BY JAMES HARPER
Flood gates are likely to open if Daytona Beach doesn’t upgrade its criteria when it comes to renaming city facilities, parks, streets and other city properties, Mayor Derrick Henry told the Daytona Times this week.
Henry’s comments come after he learned Madeline Young, the widow of former Daytona Beach Commissioner Rufus Buddy Young, is upset that a part of Derbyshire Park is on its way to being renamed in honor of retired educator Harold V. Lucas before anything has been done to honor her husband, who represented the zone in which the park is located. Young died in 2003.
“I hope to be reaching out to her to finding a way to honor Commissioner Young. We want to make good on promises on someone who is worthy,” said Henry, who learned after reading the Times that Mrs. Young was told that a site to honor her husband was promised but has not been carried out.
Not a done deal
At a meeting last month, all of the Daytona Beach commissioners were in agreement with Henry that the threshold to renaming is too low.
Henry said before he supports renaming a city-owned property after someone, he wants to know the person had a long-standing set of contributions to the community.
“I do want to see criteria upgraded. If it’s not upgraded, the decision still rests in the hands of the commission,” said Henry.
Henry said he is leaning toward supporting renaming the athletic fields in Derbyshire Park after Lucas but he won’t make a final decision until the commission vote in February. City staff and the planning board have approved renaming the fields after Lucas.
“People have spoken to me about this (renaming of athletic fields). It’s important for more people to speak to me who have an opinion about this,” said Henry, noting what he hears from the public will weigh heavy on his final decision.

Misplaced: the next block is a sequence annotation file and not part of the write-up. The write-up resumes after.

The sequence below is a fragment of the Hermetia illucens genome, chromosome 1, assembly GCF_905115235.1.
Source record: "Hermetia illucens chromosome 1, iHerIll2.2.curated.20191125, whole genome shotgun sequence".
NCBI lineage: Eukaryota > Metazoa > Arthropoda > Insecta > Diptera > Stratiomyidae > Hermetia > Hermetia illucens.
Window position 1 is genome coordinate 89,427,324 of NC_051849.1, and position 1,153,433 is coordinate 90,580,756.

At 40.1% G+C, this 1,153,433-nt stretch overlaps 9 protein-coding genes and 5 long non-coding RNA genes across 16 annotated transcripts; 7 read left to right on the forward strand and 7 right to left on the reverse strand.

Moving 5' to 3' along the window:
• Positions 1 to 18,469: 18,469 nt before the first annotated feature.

Young has conceded that the athletic fields likely will be approved by the commission and said she will be working to have the baseball field behind the new Midtown Cultural and Educational Center renamed after her husband. Prior to her current home, she said her family lived a block away from the baseball field.
Henry said he would have no problem supporting her effort.
Two phases completed
Overhauling of the field along with the addition of tennis and basketball courts has yet to begin as the city seeks funding to complete the project.
Leisure Services Director Percy Williamson said the city has not identified a funding source to complete Phase 3 of the center.
Phase 1 was the new aquatic center and Phase 2 was the opening of the new Midtown Cultural and Educational Center last year.
Williamson said renaming of what is known as Kelly Field to locals will not be up to him or his department.
He said there is a process that has to be initiated by Young, which includes getting signatures on a petition, which to his knowledge she has not begun.
D’lorah Hyacinth, daughter of Harold V. Lucas got the ball rolling to have Derbyshire’s athletic fields named after her father.
She pleaded her case last month before the planning board about the renaming.
“I am happy to see the city has recommended going forward with renaming the field. (My father has) contributed to betterment of city, state of Florida and U.S. I submitted an application of over 60 pages. He has touched the lives of hundreds, thousands of lives people who have gone out in the city, state around the country and are making differences where they are,” Hyacinth said.
Williamson said Young could be premature in starting the process to renaming Kelly Field after her husband.
He said it is likely when construction begins on Phase 3 that funding will first be sought for new basketball and tennis courts.
“Outside basketball courts were highly used,” said Williamson, noting that the old courts were demolished when the new Midtown Center was constructed.
He also said that when the baseball field is complete it would be designed for youth little league baseball.